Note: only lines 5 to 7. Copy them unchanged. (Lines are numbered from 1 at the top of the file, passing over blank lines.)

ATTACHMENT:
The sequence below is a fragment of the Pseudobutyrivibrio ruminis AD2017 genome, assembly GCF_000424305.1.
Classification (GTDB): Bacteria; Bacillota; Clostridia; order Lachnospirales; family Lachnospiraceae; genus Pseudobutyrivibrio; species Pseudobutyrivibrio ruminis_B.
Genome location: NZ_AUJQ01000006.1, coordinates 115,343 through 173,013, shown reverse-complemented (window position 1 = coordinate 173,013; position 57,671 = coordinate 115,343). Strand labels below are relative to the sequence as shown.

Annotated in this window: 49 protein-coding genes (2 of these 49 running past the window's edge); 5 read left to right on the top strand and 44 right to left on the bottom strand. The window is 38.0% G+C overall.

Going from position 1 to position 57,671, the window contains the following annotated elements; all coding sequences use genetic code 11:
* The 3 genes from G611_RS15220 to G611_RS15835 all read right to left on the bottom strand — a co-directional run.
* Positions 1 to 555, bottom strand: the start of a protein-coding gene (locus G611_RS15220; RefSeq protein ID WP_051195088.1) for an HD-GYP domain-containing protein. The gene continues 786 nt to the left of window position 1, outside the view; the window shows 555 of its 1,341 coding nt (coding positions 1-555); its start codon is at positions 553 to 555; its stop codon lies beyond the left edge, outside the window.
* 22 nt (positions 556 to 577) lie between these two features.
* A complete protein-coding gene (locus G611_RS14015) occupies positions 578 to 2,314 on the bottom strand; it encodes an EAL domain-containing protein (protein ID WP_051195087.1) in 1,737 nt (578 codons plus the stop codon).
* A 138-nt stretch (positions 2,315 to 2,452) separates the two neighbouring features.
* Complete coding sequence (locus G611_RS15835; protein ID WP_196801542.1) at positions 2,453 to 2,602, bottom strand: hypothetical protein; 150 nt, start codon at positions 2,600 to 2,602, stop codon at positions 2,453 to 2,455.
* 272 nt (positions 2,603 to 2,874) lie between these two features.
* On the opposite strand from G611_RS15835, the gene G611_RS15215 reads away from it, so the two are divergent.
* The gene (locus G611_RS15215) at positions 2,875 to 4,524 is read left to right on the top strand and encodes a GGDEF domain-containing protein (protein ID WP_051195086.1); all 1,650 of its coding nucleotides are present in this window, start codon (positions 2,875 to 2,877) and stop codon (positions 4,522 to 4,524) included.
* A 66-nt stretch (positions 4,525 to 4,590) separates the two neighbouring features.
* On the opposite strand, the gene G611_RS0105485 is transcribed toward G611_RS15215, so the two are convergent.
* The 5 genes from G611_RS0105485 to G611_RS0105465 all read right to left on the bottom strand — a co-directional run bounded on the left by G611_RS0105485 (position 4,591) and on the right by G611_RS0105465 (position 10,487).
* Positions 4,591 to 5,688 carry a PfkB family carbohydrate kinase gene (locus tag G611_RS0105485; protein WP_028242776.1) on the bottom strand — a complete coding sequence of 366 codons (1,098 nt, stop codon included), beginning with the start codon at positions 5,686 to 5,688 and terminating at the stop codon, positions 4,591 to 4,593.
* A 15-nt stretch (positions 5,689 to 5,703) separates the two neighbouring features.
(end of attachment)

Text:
Going from position 1 to position 57,671, the window contains the following annotated elements; all coding sequences use genetic code 11:
* The 3 genes from G611_RS15220 to G611_RS15835 all read right to left on the bottom strand — a co-directional run.
* Positions 1 to 555, bottom strand: the start of a protein-coding gene (locus G611_RS15220; RefSeq protein ID WP_051195088.1) for an HD-GYP domain-containing protein. The gene continues 786 nt to the left of window position 1, outside the view; the window shows 555 of its 1,341 coding nt (coding positions 1-555); its start codon is at positions 553 to 555; its stop codon lies beyond the left edge, outside the window.